Wet Weather: Top Tips For Riding In The Rain

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As Australia continues to endure heartbreaking drought conditions, parts of the east-coast of the nation are looking at finally receiving at least a small amount of rain over this weekend and hopefull in coming weeks as well.

We all need to keep riding, and with this in mind we’ve compiled a list of top tips to help you stay safe when out there pushing pedals in the rain.

Be Seen And Stay Dry

While visibility is far more more critical than comfort, the two can go together with top quality gear. Look for highly-visible, waterproof, jackets. Breathable fabric and ventilated design is also very important! You want to be as comfortable as possible while riding in the rain.

Drop Your Tyre Pressure

When riding in wet weather we recommend running either slightly wider tyres (28mm are great!) and slightly lower tyre pressures to account for conditions. Experienced cyclists often lower tyre pressure by 10 to 15psi to assist with a wider coverage area and more grip on the road.

 

Rain and fog didn't put this group of riding mates off a morning trip around the Southern Highlands. Image: Nat Bromhead
Rain and fog didn't put this group of riding mates off a morning trip around the Southern Highlands. Image: Nat Bromhead

Stay Warm Out There

Wet rides often mean cooler temperatures. The last thing you want or need is to catch a cold. Dress appropriately, layer according to how you’ll feel 20 minutes or half an hour into your ride, and wear garments that will wick or at least repel any water that may get through.

Keep Your Lights On

It’s common sense but sadly we often see fellow riders out there, cycling without lights. Front and rear lights are highly recommended while cycling in the rain. Keep them on, keep them flashing, and do your best to be seen. Planning to ride the next day? Make sure your lights are on charge the night before so they're 100% ready in the morning.

 

Slippery When Wet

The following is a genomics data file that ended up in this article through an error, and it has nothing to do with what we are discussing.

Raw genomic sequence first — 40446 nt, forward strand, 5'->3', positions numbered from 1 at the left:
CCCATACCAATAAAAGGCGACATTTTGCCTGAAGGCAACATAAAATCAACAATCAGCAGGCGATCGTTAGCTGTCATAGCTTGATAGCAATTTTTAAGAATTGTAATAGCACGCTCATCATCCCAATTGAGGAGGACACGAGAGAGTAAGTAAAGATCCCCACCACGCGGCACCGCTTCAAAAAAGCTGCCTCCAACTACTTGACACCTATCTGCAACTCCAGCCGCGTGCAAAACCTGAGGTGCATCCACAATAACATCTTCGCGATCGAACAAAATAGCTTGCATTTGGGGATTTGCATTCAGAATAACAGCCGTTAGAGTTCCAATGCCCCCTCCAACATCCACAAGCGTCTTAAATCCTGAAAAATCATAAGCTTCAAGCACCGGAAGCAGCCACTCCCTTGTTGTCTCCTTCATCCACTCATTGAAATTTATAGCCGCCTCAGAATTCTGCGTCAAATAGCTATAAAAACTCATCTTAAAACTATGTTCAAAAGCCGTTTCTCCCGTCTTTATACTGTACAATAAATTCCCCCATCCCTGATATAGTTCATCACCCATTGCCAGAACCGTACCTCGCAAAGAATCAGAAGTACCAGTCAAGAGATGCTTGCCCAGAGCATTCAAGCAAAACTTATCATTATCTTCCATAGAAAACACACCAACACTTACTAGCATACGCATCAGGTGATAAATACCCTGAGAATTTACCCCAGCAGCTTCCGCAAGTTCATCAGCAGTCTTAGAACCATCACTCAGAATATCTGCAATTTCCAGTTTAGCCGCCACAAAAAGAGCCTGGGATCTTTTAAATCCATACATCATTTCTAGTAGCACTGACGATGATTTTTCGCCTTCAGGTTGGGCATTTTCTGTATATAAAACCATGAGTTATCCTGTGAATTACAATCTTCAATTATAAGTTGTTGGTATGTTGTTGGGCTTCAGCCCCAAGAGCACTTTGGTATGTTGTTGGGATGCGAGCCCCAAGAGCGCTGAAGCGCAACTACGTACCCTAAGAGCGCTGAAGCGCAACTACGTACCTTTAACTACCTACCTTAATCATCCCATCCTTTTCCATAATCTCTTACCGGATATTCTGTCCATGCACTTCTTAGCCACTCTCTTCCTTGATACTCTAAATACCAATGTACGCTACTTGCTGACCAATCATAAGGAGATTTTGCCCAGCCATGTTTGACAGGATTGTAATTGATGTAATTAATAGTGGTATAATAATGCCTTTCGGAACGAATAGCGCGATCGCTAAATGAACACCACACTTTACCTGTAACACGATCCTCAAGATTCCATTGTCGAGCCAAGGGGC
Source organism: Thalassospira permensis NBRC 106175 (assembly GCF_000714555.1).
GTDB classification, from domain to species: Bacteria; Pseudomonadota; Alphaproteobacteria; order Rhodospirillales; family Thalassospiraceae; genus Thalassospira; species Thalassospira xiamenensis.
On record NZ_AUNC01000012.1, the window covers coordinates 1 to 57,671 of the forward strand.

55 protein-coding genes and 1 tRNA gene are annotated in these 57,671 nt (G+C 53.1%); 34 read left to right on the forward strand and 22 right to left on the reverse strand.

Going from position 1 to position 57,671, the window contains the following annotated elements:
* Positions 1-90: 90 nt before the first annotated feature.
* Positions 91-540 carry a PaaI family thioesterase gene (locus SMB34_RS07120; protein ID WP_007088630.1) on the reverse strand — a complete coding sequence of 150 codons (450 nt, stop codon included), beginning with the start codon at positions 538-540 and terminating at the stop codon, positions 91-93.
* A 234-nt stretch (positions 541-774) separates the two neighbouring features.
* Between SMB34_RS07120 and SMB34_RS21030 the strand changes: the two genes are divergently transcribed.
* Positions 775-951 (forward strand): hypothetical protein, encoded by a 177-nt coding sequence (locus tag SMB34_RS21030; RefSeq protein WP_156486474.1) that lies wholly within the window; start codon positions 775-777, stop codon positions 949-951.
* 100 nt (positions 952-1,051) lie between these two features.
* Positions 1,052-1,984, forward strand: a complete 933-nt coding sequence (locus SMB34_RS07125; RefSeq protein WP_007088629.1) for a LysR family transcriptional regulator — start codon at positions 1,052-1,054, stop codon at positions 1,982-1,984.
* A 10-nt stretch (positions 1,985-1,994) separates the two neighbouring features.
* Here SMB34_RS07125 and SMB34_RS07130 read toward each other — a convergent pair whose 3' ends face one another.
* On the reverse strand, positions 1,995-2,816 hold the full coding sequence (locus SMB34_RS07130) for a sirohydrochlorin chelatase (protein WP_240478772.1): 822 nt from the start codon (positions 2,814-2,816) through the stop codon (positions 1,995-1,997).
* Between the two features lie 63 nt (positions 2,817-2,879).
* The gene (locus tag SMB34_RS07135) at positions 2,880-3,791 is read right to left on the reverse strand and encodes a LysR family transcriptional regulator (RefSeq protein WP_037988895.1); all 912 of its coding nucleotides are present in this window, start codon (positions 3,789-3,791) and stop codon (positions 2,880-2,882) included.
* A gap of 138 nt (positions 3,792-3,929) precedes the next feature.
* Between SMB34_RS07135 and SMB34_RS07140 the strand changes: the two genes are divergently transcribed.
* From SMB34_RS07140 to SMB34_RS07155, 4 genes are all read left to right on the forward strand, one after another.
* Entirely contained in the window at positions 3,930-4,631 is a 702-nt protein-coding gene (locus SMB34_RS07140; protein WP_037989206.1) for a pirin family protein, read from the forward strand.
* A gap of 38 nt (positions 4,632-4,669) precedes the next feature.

Road surfaces are often slipperiest just after the rain has begun. Slow down and ride to conditions!

Car’s & trucks leave oil and residue on the road and there’s no way of knowing or seeing oil on the road ahead. Sure you might be lucky enough to see a rainbow hugh on the bitumen ahead, but it’s the oil you dont see that could lead to a wipeout.

Wet roads mean more work cleaning your bike upon return. Image: Nat Bromhead.
Wet roads mean more work cleaning your bike upon return. Image: Nat Bromhead.

Watch The White Lines

As many riders already know, road markings can be slippery in the dry. Add rain to the equation and they can be like an ice rink. Watch the white lines, avoid them if possible, and take particular care when riding over zebra crossings.

Potholes & Debris

While many of us know every bump and bend of our local roads, surfaces change after days of rain. Keep a close eye on the road ahead for potholes, pooling water or debris that may have been washed onto the road.

Wet roads hold far more tube-piercing debris than dry roads. Take an extra tube, just in case.

Take care on wet roads and pay particular attention to white lines in times of even the lightest of rain. Image: Nat Bromhead.
Take care on wet roads and pay particular attention to white lines in times of even the lightest of rain. Image: Nat Bromhead.

Brake Early

Grit, grime and water will reduce your braking efficiency, particularly when the rain is falling. Brake earlier than normal and take it easy, particularly when slowing into the corners. Check your rims & pads before and after the ride as they'll wear faster in poor conditions.

Protect Your Eyes

Your darkest lenses probably won’t be appropriate for these dull days. Many cycling eyewear makers provide clear, amber or yellow lenses for low-light situations. These are highly-recommended when riding in wet or inclement conditions.
A low-worn cycling cap can also help shield some or the rain (or spray) from hitting your glasses.

Wet weather means grit and grime ... Spend time to clean and check your bike following a ride in the rain. Image: Nat Bromhead.
Wet weather means grit and grime ... Spend time to clean and check your bike following a ride in the rain. Image: Nat Bromhead.

Phone & Electronics

While GPS bike computers are increasingly waterproof (to the point of being submersible), phones generally are not. Pack your phone, and anything else you want to keep dry, in a waterproof case, zip-lock bag or ride wallet.

Benefits Of Riding In The Rain

There’s a strong argument for the case riding in the rain will actually make you a better all-round cyclist! The more you ride in wet or inclement weather, the more confidence you’ll have in a wide-range of conditions. Over time you’ll build better bike-handling skills, develop more confidence and return home with an increased sense of accomplishment & achievement.

 

 

 

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